Certainly, I think that Wiesel pivots between the world where there is order and structure in the book's exposition in Sighet and the ordeal of the camps to follow. The dehumanization and cruelty in the camps is in stark contrast to the world where people are treated with respect and dignity. Yet, I think that a really interesting element is what Wiesel brings out in the first chapter with Moshe the Beadle. The dehumanization and silencing of voice that is witnessed is not inside the camps, not inside Auschwitz, and without the presence of a gas chamber. Rather, it is done in the town, itself. It is done by those who were Jewish. Moshe was ridiculed and mocked, a form of silencing voice. The same dehumanization for which the Nazis are so known is evident in this moment. The lesson gained is that cruelty and barbarism is evident in both worlds. The Nazi world and the world where individuals silence one another through social malignment and exclusion are akin to one another. In this, I think that there is a definite statement that while life in both worlds is strikingly different, there are behavioral elements in both that have to be eliminated in order for one to not become like the other.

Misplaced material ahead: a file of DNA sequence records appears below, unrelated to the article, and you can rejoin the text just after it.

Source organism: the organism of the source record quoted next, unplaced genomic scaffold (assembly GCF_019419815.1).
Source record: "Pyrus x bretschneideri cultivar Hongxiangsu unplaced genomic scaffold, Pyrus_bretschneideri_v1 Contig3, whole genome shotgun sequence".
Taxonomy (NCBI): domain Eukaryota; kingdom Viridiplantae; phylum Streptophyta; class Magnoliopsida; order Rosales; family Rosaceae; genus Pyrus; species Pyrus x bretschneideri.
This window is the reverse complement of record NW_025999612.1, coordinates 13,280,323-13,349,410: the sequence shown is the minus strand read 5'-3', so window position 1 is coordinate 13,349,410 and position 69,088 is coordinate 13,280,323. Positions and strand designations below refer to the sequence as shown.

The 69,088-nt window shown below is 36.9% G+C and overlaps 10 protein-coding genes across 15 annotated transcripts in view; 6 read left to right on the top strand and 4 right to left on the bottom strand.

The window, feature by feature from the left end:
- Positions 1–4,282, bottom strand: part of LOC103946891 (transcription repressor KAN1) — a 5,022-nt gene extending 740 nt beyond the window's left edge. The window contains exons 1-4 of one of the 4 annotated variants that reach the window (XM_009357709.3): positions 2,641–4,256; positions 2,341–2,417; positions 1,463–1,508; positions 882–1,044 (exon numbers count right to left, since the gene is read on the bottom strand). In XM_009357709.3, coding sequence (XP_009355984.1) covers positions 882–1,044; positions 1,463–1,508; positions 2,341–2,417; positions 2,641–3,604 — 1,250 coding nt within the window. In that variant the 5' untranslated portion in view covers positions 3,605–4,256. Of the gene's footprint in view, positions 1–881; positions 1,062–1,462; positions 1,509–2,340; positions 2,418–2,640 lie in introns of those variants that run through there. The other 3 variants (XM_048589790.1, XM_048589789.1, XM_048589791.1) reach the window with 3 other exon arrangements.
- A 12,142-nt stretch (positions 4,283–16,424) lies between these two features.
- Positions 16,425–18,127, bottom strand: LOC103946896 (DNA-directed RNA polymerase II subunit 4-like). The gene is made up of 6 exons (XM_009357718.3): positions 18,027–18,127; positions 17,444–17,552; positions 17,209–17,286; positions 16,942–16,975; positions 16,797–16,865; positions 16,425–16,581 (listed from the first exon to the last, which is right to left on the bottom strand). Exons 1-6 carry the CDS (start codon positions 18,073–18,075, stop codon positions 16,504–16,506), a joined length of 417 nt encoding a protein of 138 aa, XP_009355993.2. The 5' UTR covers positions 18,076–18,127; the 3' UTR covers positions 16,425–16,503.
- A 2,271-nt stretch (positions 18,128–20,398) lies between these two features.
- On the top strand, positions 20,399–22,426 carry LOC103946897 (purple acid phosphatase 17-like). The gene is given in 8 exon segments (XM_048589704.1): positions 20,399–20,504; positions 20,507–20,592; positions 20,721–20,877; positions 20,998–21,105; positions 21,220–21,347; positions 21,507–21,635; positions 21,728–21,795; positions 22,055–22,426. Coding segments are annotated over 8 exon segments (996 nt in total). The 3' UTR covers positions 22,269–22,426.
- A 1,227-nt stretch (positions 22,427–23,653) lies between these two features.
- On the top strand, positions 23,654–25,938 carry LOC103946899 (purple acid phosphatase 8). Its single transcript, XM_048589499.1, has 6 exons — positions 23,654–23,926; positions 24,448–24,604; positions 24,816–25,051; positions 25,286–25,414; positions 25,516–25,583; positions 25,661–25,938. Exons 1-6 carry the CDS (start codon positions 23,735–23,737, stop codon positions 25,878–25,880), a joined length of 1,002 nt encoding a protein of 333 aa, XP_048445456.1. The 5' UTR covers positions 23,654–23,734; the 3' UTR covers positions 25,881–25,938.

I guess if we were treated like animals, we would soon turn in to one.